Kiss The Book
The Pop Group’s session for the John Peel radio show was recorded in early July 1978, and first broadcast in early August of that year. I don’t think I caught it when it was first aired, so it was probably one of the times when it was repeated that I first got to hear The Pop Group. I remember being impressed. I recall wanting desperately to like the group, and there was a sense the music was only one part of a whole significant thing. I knew The Pop Group was important, so I probably wasn’t going to admit I didn’t like the session. But I really was fine with it. If this was to be the future, then yeah I was on the side of the future. I certainly didn’t find The Pop Group difficult or inaccessible. This was pop, yeah-yeah.
The Pop Group’s Peel session did provoke some strong reaction, though. The Teenage Kicks site, which preserves the Peel legacy, recently featured The Pop Group’s session and referred to the memoirs of BBC engineer Bill Riley who rates it as ‘the worst session ever’. His account of recording the session is hilarious, pompous and a useful reminder of how music and attitudes in the punk era really did horrify some people. His views on the legendary first Slits session also make for a riveting read. In the booklet accompanying the Ostrich Churchyard compilation on Postcard Records Edwyn Collins tells a somewhat similar tale of when Orange Juice recorded its first session for John Peel in October 1980. It’s worth remembering that at that time Postcard’s Alan Horne set himself up in opposition to Peel the alternative establishment figure.
Despite the (occasional) patronising ‘producer as patrician’ or ‘paid technician’ approach, the Peel sessions invariably captured young groups early, in a way their own record companies failed miserably to do. In the book The Rock Snob’s Dictionary the authors send up this way of thinking: “Yeah, the Gang Of Four’s first album was okay, but it couldn’t touch the energy of the Peel sessions”. Irony is fine, but that statement was spot-on. The Dictionary was co-edited by Steven Daly, who had been the drummer in Orange Juice. Many people thought the same thing about Orange Juice’s Peel sessions and first LP.
The John Peel show and in particular the sessions really were an important part of my life between, say, 1978 and 1982. What was played on the show would form a major part of the conversations at school the following day. Where listening to the shows was an illicit pleasure, songs heard in session would be fleeting flashes of brilliance and strangeness that were never matched by later ‘official’ versions. There was no file sharing in those days, but a lot of cassette copying went on. And it was on cherished tapes that The Pop Group session lived on.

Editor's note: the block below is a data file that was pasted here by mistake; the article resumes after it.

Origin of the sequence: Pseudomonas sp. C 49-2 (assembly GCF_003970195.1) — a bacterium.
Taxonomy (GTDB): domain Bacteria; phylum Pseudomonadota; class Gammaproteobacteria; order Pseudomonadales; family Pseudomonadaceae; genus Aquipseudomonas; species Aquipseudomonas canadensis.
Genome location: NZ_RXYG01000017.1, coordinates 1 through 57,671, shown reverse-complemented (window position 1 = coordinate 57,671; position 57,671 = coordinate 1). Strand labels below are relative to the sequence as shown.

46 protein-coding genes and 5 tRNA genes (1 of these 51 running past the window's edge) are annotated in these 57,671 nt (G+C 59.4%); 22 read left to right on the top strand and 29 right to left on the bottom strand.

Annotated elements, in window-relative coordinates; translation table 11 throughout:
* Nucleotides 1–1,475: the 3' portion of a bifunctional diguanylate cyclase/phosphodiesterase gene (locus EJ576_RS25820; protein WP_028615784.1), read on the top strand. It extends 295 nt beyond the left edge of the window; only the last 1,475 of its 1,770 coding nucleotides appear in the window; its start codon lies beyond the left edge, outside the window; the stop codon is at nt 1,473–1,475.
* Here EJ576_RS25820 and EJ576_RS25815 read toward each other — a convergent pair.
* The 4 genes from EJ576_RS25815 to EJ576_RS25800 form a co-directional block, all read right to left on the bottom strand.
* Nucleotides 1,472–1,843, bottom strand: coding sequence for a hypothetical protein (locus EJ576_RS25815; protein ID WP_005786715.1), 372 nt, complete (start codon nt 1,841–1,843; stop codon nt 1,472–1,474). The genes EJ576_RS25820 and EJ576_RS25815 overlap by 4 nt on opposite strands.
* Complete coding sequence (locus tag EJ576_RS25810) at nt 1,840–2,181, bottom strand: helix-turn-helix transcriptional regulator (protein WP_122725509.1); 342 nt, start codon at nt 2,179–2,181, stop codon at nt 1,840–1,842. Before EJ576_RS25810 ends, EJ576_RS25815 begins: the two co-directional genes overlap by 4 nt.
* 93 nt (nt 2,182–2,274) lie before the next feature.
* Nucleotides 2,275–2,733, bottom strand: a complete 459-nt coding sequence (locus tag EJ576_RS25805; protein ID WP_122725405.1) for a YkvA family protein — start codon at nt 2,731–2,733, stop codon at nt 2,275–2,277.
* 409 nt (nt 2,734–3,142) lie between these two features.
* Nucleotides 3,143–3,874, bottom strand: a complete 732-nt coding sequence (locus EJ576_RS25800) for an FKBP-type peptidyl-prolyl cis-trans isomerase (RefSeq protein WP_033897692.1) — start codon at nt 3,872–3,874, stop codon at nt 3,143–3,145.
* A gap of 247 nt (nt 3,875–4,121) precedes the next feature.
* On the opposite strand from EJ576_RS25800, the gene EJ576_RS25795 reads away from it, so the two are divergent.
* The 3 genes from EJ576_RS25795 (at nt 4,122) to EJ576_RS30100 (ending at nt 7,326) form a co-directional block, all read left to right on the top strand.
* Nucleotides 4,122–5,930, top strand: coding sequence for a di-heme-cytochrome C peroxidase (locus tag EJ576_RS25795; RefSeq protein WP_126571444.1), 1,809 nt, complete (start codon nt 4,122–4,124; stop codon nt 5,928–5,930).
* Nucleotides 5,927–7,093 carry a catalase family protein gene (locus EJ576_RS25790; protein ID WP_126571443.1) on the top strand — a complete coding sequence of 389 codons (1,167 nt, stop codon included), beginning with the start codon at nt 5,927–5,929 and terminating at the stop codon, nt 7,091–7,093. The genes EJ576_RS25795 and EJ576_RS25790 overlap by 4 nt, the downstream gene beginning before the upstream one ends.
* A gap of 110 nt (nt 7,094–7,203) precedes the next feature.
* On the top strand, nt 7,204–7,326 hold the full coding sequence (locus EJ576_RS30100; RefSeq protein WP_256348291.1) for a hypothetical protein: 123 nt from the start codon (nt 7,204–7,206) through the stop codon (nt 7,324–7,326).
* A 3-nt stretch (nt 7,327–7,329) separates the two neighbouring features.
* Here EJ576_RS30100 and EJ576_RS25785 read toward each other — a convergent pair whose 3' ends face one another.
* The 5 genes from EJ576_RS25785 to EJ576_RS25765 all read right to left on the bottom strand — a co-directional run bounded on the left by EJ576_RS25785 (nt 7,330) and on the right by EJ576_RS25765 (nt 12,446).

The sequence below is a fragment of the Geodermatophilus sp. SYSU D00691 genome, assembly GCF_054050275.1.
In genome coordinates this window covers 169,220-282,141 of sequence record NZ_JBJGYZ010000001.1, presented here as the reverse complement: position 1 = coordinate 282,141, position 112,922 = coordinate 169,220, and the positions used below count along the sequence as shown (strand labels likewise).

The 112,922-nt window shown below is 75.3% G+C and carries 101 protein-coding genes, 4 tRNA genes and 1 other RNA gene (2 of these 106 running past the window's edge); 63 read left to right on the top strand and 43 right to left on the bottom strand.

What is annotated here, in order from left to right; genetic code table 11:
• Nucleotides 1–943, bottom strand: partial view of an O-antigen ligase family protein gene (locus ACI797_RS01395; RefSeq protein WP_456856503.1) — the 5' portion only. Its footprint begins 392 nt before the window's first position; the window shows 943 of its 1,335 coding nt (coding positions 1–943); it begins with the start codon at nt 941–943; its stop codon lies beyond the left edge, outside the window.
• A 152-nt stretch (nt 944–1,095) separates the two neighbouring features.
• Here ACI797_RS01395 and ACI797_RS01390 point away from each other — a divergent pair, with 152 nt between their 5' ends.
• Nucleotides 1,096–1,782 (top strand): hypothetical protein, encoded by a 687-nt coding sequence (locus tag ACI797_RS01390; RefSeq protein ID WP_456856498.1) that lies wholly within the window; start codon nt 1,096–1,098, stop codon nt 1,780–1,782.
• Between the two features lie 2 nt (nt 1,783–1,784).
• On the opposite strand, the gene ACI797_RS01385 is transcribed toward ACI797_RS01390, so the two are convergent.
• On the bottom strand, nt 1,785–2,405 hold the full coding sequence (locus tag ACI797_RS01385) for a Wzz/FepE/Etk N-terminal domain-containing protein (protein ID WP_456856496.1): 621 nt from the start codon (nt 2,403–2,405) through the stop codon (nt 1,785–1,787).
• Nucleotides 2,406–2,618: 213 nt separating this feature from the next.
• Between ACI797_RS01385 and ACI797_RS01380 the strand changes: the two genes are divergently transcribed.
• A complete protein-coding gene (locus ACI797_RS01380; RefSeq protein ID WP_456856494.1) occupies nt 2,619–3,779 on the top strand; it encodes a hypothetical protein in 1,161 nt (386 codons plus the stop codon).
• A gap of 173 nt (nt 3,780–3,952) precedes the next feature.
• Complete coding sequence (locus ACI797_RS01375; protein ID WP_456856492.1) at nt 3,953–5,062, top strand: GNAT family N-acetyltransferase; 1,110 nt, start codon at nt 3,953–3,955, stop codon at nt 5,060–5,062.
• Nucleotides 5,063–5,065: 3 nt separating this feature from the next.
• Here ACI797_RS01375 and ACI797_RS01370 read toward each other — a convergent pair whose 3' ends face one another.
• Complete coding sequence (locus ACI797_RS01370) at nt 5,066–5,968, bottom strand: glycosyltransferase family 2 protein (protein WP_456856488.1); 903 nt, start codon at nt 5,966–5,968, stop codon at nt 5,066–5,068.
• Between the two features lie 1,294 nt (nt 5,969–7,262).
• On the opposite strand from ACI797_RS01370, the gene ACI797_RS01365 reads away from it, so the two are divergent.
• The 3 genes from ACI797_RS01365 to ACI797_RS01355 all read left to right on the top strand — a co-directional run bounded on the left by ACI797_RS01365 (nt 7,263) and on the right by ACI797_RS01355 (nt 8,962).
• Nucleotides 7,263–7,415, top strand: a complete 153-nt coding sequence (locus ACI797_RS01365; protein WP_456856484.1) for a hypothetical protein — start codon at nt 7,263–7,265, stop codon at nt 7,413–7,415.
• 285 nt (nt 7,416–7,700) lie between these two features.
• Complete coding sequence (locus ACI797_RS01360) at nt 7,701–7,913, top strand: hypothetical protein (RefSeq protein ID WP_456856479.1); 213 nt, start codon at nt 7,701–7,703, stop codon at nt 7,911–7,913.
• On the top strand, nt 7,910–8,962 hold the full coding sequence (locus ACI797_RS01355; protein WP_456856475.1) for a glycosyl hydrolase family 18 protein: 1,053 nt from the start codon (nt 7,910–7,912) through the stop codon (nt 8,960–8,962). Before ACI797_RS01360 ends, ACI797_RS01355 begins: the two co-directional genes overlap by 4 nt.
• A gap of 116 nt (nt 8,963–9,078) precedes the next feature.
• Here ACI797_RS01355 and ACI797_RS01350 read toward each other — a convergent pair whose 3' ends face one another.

There were three songs on that session by The Pop Group. For years I thought I might have missed out on a track, as there were usually four songs to a session, until Wire’s Crazy About Love pop epic of late 1979. I don’t think I really realised until recently that the song We Are Time was almost eight minutes long. It doesn’t outstay its welcome. The Pop Group understood dynamics even early on. In journalism they talk about the importance of the killer opening. The Pop Group instinctively grasped that. Kiss The Book, for example, started with the fantastic line: “Searching for love in the library of a ghost town”. The Peel session version of that track would later surface on the We Are Time retrospective on Y/Rough Trade along with a variety of live tracks and demos. The Slits’ complementary volume features a recording of Sister Ray/Rock ‘n’ Roll Even from The Clash’s White Riot tour where in a communal moment with Subway Sect and The Prefects there is the chant of “No more rock ‘n’ roll for you” which Orange Juice would soon incorporate into their Poor Old Soul.
The Prefects and Subway Sect are brilliant examples of groups whose reputations grew through an alternative economy where Peel sessions were shared extensively. It’s impossible to measure the rate of exchange of tapes, but these groups’ BBC recordings had a life beyond the official music industry. It is easy to over-sentimentalise the Peel legacy, but impossible to underestimate his impact, for example on those too young or too remote for the ‘live’ circuit. He did play a lot of rubbish and had incredibly dangerous influence. But there is no escaping the fact that his shows in the punk era provided a context where what would now be considered ‘weird’ music strangely became the norm, and where the bedroom experimentalists had as much chance of being heard as the major labels’ latest heavy investment. It was, ironically, the major labels’ pricey productions that became the ‘difficult’ listens.